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The Columbia Press


School board approves $6.3 million property purchase

By Cindy Yingst, Thursday, March 7, 2019

The Warrenton-Hammond School District will pay $6.3 million for property south of Walmart on which it will build a new middle school campus.

After meeting in executive session last week, the board of directors announced it had come to terms with Warrenton Fiber Company for 58-acres east of Dolphin Avenue.

The purchase was approved unanimously with the board’s newest member, Neal Bond, making the motion.

“It’s a great night to be a Warrior,” board President Debbie Morrow said after the meeting. “This was three years in the making.”

Escrow on the property is expected to close in April.

Acquiring the property is the first step in a long process. Eventually the site will be a K-12 master campus developed in three phases. The first phase – a middle school for grades six, seven and eight -- will be funded by proceeds from the bond passed by voters in November.

“We’ve got the least amount of money,” board member Dan Jackson said, comparing the district’s bond election to those in Astoria and Seaside. “And we’re getting a new facility that’s our starting point.”

Construction of the first phase is expected to take 30 to 36 months.

“The Nygaard family and Warrenton Fiber Company are very excited to be able to be a part of this,” John M. Nygaard said. “It will really improve education in our area and it’s a great opportunity for the whole community.”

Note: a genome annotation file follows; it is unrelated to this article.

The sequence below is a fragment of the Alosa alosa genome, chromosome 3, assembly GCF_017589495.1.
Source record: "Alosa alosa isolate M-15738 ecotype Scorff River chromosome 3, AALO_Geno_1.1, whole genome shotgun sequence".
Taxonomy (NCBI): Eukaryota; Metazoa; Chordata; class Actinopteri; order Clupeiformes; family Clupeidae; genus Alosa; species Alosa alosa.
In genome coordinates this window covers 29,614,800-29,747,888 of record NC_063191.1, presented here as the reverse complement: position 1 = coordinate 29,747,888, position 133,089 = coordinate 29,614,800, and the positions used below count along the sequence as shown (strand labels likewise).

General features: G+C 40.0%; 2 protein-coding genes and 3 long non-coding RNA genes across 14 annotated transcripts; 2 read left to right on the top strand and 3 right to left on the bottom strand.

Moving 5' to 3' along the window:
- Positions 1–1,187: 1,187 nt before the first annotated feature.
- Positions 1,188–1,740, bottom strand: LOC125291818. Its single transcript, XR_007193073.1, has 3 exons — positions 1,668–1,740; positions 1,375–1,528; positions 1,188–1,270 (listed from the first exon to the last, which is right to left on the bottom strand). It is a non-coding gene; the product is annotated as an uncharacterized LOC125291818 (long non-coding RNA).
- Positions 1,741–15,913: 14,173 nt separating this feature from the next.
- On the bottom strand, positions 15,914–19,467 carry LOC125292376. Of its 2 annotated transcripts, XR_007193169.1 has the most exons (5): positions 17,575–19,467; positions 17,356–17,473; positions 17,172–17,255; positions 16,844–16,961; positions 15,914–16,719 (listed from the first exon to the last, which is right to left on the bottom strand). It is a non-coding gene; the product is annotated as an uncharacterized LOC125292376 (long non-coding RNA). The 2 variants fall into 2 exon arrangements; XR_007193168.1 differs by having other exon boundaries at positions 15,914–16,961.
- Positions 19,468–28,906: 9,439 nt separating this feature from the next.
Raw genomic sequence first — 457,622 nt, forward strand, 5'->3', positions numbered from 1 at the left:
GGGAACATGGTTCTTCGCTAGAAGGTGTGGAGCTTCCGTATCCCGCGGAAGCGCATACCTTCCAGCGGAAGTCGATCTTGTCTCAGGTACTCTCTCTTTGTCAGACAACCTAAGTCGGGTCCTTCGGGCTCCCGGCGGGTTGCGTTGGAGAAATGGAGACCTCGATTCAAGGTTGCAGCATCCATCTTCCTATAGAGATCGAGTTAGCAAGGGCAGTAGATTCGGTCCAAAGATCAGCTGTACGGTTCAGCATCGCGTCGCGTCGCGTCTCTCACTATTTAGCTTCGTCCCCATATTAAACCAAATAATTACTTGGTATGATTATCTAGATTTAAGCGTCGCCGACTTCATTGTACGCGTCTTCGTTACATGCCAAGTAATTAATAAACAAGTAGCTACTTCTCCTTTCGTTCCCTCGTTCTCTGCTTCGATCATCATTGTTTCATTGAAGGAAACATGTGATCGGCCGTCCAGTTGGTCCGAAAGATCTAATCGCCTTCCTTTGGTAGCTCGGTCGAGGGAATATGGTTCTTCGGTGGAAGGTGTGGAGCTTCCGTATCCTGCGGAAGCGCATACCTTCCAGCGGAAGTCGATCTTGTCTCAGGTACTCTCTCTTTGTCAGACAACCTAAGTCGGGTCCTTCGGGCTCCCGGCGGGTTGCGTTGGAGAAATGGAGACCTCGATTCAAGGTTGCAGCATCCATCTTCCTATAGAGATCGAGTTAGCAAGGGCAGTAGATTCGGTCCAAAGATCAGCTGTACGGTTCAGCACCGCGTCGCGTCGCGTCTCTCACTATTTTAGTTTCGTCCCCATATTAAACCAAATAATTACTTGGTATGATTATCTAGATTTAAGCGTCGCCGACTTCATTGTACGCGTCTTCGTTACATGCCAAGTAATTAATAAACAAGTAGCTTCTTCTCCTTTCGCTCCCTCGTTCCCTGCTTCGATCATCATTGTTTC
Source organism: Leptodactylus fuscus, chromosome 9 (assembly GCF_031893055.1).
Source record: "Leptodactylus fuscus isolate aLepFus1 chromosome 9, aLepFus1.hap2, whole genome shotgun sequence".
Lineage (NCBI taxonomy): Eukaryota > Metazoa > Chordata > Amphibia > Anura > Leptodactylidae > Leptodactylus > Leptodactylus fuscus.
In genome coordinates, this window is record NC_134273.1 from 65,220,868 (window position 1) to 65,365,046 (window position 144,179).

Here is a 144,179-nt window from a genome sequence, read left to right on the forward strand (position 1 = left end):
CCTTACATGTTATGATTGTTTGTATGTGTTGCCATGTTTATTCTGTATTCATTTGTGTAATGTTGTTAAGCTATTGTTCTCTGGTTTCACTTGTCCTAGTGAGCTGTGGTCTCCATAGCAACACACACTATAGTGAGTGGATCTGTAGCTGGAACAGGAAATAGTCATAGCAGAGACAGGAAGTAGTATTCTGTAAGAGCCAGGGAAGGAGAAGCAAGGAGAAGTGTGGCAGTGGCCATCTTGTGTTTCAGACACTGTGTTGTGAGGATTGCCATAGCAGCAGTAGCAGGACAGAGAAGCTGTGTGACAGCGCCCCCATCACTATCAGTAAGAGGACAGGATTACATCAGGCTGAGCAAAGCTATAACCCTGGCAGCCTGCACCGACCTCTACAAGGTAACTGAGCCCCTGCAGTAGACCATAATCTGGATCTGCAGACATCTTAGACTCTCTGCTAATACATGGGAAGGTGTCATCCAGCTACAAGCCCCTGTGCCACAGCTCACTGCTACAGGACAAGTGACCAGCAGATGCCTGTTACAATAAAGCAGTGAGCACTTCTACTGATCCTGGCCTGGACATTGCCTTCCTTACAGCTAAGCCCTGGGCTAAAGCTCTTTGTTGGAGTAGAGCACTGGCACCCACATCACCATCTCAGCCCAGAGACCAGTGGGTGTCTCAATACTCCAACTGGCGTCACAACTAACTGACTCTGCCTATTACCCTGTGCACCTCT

The company is the in process of platting the Roosevelt Subdivision, a 74-home project that will go on vacant land between the Forest Rim neighborhood and the new middle school.

“That’s probably the biggest task and we hope to have it done by April,” Nygaard said. “What’s left is what the school ultimately ends up buying.”

The district had the property appraised and offered $109,000 per acre. It was among the last large parcels of land outside the tsunami inundation zone and within the district’s boundaries “We thought the appraisal was very good and we went along with it,” Nygaard said. “It was a very easy thing to do.”

He praised Superintendent Mark Jeffery, Business Manager Mike Moha and legal counsel Kelly Hossaini as “a really great team to work with.”

Taxpayers will repay the bonds -- used to both purchase the property and build the school -- over the next three decades through their property taxes.

The school district’s two campuses, Warrenton Grade School and Warrenton High School, both are within or close to the tsunami inundation zone. Further expansion of either campus has been forbidden because of the potential safety issue during a catastrophic event.

Meanwhile, an increasing student population has especially crowded the halls of the grade school. Moving the middle schoolers to the new location first will free up space there.

The district plans to develop a website that will show progress made at the site with drone pictures.

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